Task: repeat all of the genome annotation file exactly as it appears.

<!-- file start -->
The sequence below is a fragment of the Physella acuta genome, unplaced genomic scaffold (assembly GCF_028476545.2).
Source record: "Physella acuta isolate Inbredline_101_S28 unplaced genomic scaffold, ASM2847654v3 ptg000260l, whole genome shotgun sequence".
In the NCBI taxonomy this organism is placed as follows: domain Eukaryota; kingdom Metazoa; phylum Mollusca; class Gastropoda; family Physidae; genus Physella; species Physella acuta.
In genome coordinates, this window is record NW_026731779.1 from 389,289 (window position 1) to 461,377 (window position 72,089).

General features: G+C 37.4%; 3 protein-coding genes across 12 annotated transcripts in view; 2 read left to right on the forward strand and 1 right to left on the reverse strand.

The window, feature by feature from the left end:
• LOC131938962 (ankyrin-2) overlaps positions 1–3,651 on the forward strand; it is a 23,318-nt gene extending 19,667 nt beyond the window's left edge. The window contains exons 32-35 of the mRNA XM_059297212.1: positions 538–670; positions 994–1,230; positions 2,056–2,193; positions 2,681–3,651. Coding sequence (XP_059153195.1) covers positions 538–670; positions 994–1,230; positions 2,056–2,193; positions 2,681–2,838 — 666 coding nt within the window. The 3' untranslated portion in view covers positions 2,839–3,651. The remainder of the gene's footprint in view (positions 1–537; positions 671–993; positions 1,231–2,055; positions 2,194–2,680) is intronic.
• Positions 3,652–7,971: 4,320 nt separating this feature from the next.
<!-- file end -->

The sequence below is a fragment of the Physella acuta genome, unplaced genomic scaffold (assembly GCF_028476545.2).
Source record: "Physella acuta isolate Inbredline_101_S28 unplaced genomic scaffold, ASM2847654v3 ptg000260l, whole genome shotgun sequence".
In the NCBI taxonomy this organism is placed as follows: domain Eukaryota; kingdom Metazoa; phylum Mollusca; class Gastropoda; family Physidae; genus Physella; species Physella acuta.
In genome coordinates, this window is record NW_026731779.1 from 389,289 (window position 1) to 461,377 (window position 72,089).

General features: G+C 37.4%; 3 protein-coding genes across 12 annotated transcripts in view; 2 read left to right on the forward strand and 1 right to left on the reverse strand.

The window, feature by feature from the left end:
• LOC131938962 (ankyrin-2) overlaps positions 1–3,651 on the forward strand; it is a 23,318-nt gene extending 19,667 nt beyond the window's left edge. The window contains exons 32-35 of the mRNA XM_059297212.1: positions 538–670; positions 994–1,230; positions 2,056–2,193; positions 2,681–3,651. Coding sequence (XP_059153195.1) covers positions 538–670; positions 994–1,230; positions 2,056–2,193; positions 2,681–2,838 — 666 coding nt within the window. The 3' untranslated portion in view covers positions 2,839–3,651. The remainder of the gene's footprint in view (positions 1–537; positions 671–993; positions 1,231–2,055; positions 2,194–2,680) is intronic.
• Positions 3,652–7,971: 4,320 nt separating this feature from the next.